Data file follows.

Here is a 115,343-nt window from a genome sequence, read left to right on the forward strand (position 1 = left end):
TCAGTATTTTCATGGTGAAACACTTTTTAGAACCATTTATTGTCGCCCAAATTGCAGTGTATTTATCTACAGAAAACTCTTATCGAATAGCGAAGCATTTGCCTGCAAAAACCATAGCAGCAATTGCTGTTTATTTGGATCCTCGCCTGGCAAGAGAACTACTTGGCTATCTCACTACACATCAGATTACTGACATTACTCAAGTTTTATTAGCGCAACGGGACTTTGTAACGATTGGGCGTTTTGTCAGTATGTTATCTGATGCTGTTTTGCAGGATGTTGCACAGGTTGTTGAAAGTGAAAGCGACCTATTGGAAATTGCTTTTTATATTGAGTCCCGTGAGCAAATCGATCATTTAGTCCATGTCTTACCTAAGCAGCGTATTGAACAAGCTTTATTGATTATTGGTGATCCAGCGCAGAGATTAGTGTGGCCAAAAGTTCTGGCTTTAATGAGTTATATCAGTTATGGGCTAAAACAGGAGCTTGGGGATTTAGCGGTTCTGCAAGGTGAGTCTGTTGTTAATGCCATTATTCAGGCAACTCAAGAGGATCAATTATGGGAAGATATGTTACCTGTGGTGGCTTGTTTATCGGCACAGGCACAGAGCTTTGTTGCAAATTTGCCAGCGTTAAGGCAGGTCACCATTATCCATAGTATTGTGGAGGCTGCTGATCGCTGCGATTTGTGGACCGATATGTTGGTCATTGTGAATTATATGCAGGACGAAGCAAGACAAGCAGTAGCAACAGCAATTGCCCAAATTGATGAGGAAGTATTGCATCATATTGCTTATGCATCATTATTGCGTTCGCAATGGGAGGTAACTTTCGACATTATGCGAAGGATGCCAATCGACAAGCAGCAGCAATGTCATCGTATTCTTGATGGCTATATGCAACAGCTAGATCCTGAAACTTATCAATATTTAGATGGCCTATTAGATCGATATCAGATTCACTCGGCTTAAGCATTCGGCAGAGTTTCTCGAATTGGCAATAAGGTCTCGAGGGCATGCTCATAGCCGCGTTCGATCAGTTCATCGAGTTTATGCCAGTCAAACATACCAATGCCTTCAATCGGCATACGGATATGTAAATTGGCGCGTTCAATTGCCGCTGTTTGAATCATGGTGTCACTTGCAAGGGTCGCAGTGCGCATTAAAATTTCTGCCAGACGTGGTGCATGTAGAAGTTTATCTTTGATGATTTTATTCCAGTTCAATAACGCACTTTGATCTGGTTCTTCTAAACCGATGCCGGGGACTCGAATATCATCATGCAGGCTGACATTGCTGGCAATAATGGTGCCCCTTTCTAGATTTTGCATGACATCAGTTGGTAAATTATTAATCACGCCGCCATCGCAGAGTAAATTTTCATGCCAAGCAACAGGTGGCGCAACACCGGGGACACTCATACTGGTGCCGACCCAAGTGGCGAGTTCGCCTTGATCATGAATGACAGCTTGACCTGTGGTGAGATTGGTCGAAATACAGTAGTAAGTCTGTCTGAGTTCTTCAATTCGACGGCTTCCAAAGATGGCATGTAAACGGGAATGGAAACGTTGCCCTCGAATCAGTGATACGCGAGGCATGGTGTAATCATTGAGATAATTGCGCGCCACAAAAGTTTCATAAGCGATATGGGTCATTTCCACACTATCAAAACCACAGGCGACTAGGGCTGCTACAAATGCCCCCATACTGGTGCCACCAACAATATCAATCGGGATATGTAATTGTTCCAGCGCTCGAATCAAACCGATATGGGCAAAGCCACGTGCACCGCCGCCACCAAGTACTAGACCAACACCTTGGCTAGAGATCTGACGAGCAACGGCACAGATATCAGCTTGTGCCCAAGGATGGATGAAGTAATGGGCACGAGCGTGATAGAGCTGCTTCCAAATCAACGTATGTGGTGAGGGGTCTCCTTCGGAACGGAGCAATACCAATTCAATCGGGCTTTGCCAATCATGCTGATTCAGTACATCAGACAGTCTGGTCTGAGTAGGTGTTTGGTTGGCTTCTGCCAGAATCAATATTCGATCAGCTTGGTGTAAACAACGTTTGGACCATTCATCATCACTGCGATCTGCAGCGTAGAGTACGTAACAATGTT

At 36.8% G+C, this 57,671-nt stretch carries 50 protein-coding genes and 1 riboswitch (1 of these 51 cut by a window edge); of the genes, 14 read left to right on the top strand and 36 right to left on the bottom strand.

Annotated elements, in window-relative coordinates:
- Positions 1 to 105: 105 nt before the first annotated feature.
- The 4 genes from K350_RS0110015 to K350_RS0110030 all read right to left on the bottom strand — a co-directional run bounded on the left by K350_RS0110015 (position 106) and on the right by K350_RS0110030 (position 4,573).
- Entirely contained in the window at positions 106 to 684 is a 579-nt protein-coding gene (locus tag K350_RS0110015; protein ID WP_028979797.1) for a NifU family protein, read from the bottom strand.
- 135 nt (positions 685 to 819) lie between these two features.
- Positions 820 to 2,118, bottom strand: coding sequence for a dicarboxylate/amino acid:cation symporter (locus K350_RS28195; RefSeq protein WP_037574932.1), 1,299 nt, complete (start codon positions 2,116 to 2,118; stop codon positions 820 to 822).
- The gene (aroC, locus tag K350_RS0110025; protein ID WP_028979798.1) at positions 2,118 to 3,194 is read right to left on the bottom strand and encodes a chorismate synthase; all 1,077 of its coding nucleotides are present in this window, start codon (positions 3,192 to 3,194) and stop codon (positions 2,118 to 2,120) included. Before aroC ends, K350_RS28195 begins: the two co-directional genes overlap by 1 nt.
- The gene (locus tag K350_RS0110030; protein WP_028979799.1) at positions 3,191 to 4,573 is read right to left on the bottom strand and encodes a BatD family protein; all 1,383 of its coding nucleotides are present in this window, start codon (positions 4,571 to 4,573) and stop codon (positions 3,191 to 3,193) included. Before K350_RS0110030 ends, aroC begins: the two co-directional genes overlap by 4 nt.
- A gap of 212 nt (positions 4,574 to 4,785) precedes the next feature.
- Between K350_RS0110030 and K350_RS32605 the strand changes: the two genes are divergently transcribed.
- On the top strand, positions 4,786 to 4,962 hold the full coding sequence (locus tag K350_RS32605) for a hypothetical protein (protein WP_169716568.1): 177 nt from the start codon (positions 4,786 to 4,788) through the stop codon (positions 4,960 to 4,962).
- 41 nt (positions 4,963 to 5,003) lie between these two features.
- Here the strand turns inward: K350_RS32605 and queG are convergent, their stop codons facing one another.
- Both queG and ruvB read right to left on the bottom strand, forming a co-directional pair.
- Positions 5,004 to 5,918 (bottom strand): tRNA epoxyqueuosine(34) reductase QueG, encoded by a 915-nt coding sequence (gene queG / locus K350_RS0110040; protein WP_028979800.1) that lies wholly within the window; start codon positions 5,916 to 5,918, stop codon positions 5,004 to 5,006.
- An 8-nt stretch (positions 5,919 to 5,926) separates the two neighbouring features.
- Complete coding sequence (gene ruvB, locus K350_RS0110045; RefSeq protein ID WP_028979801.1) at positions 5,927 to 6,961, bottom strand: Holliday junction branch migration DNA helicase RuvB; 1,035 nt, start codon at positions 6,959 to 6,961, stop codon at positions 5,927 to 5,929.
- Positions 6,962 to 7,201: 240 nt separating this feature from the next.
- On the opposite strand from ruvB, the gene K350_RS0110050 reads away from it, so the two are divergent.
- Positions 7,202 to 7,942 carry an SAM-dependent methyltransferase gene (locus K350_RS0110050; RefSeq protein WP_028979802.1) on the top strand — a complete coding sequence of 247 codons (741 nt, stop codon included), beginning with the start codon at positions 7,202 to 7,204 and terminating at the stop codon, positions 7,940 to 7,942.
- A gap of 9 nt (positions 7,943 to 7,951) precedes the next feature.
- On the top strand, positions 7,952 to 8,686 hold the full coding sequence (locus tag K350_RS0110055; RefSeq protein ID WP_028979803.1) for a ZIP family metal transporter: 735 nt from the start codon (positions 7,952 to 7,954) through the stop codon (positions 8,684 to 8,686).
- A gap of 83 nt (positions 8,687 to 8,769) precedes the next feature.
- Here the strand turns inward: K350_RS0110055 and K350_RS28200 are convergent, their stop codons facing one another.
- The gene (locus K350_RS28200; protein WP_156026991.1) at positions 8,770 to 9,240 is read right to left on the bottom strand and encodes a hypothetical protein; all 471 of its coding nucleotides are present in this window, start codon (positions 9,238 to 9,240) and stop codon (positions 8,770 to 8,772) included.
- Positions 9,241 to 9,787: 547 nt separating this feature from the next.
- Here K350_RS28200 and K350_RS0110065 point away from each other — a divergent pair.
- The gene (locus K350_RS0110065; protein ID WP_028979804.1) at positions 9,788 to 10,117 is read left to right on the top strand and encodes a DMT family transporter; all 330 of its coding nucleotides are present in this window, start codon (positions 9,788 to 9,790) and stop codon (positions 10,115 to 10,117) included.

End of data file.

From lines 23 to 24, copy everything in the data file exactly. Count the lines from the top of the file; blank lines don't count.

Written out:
- Positions 7,202 to 7,942 carry an SAM-dependent methyltransferase gene (locus K350_RS0110050; RefSeq protein WP_028979802.1) on the top strand — a complete coding sequence of 247 codons (741 nt, stop codon included), beginning with the start codon at positions 7,202 to 7,204 and terminating at the stop codon, positions 7,940 to 7,942.
- A gap of 9 nt (positions 7,943 to 7,951) precedes the next feature.